Speculative fiction is no stranger to exploring issues of colonialism, particularly in science fiction, from first contact stories to wars over territories. While many such stories are extremely black and white, the realities of colonialism are far murkier. A colonial mindset shapes not just the colonised but also the coloniser, often in unexpected ways.
It is natural that we recreate our own history in stories of fictional worlds. It has become part of the fabric of our identity, so why wouldn’t history also be part of the identities of our characters? But what can we learn from re-imagining and reframing our collective traumas in fiction?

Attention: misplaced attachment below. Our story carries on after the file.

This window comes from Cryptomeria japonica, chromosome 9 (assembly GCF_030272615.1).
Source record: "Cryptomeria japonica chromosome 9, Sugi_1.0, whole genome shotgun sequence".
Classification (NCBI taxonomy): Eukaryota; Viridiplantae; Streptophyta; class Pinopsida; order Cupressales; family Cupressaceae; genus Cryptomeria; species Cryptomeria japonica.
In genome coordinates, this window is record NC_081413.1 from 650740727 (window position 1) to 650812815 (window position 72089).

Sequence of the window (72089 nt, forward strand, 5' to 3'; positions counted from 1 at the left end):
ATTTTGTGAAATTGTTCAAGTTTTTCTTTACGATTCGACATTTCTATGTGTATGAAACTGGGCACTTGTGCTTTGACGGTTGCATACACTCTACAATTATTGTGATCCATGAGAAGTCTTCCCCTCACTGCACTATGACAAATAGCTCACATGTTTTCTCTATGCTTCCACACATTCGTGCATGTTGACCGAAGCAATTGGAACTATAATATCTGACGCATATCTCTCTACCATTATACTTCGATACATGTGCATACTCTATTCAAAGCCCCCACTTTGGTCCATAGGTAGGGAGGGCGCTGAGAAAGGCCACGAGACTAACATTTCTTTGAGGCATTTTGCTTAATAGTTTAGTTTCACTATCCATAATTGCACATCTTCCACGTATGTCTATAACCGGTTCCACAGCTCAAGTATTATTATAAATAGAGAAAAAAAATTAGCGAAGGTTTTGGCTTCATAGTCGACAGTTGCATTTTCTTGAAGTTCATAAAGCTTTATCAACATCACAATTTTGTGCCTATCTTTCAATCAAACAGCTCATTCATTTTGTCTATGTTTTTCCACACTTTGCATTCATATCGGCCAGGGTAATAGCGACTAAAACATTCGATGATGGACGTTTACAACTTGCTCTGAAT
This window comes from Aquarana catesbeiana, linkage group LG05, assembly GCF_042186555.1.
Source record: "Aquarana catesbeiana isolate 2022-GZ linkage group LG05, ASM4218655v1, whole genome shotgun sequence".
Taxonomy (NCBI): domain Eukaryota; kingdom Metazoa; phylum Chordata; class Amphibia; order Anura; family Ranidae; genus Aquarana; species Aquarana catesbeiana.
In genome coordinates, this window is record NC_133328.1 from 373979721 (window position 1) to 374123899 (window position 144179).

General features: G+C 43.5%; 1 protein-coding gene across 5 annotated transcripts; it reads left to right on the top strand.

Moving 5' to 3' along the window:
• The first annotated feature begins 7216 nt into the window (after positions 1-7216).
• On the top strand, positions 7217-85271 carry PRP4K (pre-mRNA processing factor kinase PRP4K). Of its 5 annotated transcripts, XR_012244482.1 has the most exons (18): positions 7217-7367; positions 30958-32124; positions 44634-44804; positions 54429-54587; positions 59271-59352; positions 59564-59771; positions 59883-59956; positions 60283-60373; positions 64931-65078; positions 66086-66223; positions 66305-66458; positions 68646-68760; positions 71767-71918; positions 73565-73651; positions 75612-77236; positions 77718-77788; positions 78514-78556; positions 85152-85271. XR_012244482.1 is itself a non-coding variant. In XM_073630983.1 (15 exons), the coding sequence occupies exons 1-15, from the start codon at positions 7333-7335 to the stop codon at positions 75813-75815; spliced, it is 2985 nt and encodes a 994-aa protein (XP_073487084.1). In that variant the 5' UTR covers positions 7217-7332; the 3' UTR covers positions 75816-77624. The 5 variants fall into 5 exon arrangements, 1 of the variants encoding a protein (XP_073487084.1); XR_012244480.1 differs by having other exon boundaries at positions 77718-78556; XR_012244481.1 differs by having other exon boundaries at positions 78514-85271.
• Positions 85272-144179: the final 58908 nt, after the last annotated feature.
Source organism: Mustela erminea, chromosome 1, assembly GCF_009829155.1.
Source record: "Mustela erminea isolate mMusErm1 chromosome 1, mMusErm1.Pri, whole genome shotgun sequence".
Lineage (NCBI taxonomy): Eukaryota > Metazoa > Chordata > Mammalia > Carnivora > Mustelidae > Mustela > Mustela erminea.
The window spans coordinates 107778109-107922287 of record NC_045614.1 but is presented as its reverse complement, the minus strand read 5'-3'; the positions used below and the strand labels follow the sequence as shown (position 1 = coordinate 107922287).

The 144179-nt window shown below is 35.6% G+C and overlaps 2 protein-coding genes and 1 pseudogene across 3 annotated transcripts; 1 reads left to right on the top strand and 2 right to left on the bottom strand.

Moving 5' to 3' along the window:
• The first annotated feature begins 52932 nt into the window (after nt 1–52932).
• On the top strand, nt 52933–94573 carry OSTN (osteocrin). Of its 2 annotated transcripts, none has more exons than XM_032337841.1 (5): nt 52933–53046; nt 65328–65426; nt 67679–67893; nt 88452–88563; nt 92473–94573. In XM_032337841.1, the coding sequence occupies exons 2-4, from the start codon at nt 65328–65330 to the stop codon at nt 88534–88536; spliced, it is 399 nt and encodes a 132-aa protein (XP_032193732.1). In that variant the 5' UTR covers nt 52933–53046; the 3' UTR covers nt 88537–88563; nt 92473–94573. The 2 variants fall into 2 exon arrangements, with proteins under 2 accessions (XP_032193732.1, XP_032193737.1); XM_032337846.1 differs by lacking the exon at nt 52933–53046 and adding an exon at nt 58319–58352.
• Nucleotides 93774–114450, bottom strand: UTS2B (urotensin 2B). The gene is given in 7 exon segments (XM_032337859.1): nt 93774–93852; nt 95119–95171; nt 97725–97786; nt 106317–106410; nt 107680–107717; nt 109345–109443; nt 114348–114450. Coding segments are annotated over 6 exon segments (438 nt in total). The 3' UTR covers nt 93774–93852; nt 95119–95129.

In this episode, we are joined by C.L. Clark, author of The Unbroken and The Faithless. Cherae will help us untangle the murky ethics of their work as we get to grips with the realities and representation of colonialism in modern speculative fiction.
Mentioned in this episode:
- Xena: Warrior Princess
- Winter’s Orbit by Everina Maxwell
C.L. Clark is the author of The Unbroken, the first book in the Magic of the Lost trilogy. She graduated from Indiana University’s creative writing MFA and was a 2012 Lambda Literary Fellow. She’s been a personal trainer, an English teacher, and an editor, and is some combination thereof as she travels the world. When she’s not writing or working, she’s learning languages, doing P90something, or reading about war and [post-]colonial history. She’s a former co-editor of the Hugo-nominated and British Fantasy Award-winning PodCastle, and her work has appeared in Uncanny, Beneath Ceaseless Skies, Fantasy Magazine and more.